Principles underlying refusal to register neologisms on descriptiveness grounds reiterated
In skytron energy GmbH & Co KG v Office for Harmonisation in the Internal Market (OHIM) (Case T-321/09, February 2 2012), the General Court has upheld OHIM’s refusal on absolute grounds to register the word mark ARRAYBOX.
In February 2008 the predecessor in title of skytron energy GmbH & Co KG applied to register ARRAYBOX as a Community trademark for goods and services in Classes 9, 37, 38 and 42 of the Nice Classification. The goods and services included:
- "Electric apparatus and instruments to use for power generation" in Class 9;
- "Repair, installation and maintenance services in relation to power generation equipment" in Class 37;
- "Telecommunication and data transfer services" in Class 38; and
- "Engineering services related to power generation" in Class 42.
In September 2008 the OHIM examiner rejected the application on the grounds that ARRAYBOX was descriptive within the meaning of Article 7(1)(c) of the Community Trademark Regulation (40/94) (now the Community Trademark Regulation (207/2009)). Furthermore, the OHIM examiner refused registration because the mark was devoid of distinctive character pursuant to Article 7(1)(b).
The First Board of Appeal of OHIM upheld the refusal in June 2009. skytron appealed to the General Court. It raised two pleas: infringement of Article 7(1)(c) and of Article 7(1)(b).
Before the court, skytron claimed that 'arraybox' was an invented word. It stated that the word ‘array’ had many meanings other than purely an arrangement of elements. It therefore claimed that the term 'arraybox' was not common in spoken English. As a consequence, skytron submitted that the term could not be deemed to be directly descriptive of the goods and services applied for. Moreover, the term 'arraybox' could not be deemed to be descriptive for all of the goods and services for which OHIM refused registration. Therefore, skytron requested that the General Court, at the very least, annul the Board of Appeal's decision in respect of these goods and services.
OHIM disputed skytron’s arguments, claiming that the mark ARRAYBOX was descriptive in relation to the essential characteristics of all of the goods and services concerned for the purpose of Article 7(1)(c). It argued that the word ‘array’ referred to an arrangement of elements and that ‘box’ refers to a container in the shape of a crate or a box. Hence, taken as a whole, the mark ARRAYBOX referred to a box which saves, stores, processes and evaluates data.
The General Court referred to established case law and recalled the principle that a mark consisting of a neologism or word composed of elements, each of which is descriptive of the characteristics of the goods or services in respect of which registration is sought, is itself descriptive for the purpose of Article 7(1)(c), unless there is a perceptible difference between the neologism and the mere sum of its parts. This can only be the case if the neologism creates an impression which is sufficiently far removed from that produced by the mere combination of meanings of the elements of the mark. The General Court agreed with the Board of Appeal’s interpretation of the term 'arraybox' in that it referred to a box which saves, stores, processes and evaluates data.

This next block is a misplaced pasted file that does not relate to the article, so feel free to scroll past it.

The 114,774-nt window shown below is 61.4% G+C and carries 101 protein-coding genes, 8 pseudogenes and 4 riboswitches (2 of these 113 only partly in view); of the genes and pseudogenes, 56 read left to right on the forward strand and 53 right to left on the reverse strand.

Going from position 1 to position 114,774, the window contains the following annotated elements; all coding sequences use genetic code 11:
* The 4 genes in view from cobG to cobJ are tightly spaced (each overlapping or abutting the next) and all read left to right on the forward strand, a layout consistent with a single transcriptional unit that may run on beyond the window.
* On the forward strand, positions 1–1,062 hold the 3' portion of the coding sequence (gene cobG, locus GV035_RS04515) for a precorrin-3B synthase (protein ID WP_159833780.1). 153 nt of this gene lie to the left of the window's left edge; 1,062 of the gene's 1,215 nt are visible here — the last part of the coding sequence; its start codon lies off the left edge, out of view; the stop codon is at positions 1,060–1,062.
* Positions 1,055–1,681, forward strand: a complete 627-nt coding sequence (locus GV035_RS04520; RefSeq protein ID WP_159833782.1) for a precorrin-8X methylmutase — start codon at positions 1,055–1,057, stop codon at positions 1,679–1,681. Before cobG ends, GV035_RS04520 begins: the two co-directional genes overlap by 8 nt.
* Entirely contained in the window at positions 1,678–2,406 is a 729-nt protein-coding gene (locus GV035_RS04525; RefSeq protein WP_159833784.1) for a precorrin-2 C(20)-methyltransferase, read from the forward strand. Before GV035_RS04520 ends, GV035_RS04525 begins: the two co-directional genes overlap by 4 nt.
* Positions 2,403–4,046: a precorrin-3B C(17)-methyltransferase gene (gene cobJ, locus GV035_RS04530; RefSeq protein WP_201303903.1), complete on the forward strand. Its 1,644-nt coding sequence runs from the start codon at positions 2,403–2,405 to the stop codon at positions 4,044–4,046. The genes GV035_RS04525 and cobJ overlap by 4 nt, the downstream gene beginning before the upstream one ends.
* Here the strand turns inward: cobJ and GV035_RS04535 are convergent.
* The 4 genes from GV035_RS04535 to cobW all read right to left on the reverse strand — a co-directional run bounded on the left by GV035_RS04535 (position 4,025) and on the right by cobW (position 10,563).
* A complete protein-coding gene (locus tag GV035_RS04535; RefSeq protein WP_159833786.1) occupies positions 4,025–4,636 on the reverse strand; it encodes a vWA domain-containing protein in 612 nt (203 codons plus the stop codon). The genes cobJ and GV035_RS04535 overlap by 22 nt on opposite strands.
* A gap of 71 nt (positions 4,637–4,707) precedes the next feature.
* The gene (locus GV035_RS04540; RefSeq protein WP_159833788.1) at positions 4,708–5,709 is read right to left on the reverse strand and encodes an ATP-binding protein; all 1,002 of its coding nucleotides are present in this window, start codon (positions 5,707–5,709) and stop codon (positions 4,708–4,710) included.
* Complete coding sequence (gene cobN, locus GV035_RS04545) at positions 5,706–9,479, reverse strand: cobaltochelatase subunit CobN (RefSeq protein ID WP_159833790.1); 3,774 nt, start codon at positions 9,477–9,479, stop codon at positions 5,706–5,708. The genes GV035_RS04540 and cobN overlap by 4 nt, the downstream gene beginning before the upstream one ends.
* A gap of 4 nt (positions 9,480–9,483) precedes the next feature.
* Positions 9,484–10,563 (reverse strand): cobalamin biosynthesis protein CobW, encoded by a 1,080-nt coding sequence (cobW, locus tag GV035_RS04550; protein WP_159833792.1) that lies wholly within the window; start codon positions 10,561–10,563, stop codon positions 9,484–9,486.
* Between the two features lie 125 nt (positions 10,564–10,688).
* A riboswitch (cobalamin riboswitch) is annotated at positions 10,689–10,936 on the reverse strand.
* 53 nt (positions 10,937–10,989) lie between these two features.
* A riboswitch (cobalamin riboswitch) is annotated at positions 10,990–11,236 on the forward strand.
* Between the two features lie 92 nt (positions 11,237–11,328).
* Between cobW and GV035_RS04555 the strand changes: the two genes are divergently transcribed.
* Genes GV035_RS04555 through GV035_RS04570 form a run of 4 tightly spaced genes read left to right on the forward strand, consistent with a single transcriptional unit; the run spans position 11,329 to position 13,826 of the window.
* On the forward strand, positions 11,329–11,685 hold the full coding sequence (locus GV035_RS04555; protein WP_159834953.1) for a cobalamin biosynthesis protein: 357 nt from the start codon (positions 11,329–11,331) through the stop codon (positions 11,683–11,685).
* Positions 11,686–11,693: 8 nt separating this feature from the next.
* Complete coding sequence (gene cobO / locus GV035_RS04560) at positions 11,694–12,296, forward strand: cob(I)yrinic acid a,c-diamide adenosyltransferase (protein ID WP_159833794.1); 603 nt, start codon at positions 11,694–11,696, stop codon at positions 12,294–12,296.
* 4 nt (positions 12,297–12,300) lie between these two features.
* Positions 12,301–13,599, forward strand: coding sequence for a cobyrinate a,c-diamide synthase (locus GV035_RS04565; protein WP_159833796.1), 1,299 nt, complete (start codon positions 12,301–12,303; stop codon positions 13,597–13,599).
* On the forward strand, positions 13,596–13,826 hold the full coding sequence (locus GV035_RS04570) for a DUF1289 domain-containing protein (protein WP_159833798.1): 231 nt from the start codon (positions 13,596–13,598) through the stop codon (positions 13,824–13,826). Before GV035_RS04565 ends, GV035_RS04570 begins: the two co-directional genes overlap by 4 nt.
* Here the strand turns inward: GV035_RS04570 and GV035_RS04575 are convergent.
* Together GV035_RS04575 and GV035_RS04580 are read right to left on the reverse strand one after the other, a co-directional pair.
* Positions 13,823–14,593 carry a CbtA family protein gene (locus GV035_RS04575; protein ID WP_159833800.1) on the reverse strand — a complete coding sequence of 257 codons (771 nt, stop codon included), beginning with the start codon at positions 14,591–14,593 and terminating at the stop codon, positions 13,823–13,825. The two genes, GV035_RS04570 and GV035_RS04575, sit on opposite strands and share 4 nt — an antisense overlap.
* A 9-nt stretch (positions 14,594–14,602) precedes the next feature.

The General Court then considered whether ARRAYBOX had the direct and specific relationship required in relation to all of the goods and services for which registration was sought. The General Court agreed with the First Board of Appeal that the function of the apparatus and instruments to be used in conjunction with power generation in Class 9 required, among other things, the use of arrays which are commonly arranged in data boxes. Moreover, the services applied for in Classes 37, 38 and 42 required the provision of such data boxes or directly referred to the repair, installation or maintenance of these boxes. The court therefore upheld OHIM’s decision that, because of the descriptive meaning of ARRAYBOX in relation to all of the goods and services, the application had to fail.
As the application could be refused for descriptiveness, the General Court felt that it was not necessary to consider the second plea under Article 7(1)(b) regarding the distinctive character of the mark ARRAYBOX.
This decision reaffirms that applicants will struggle to obtain registration of a mark which has a descriptive meaning in at least one language that is spoken or understood in parts of the European Union. The General Court reiterated the principles underlying the refusal to register a mark in the form of a neologism on the grounds of descriptiveness.
Florian Traub, Squire Sanders (UK) LLP, London
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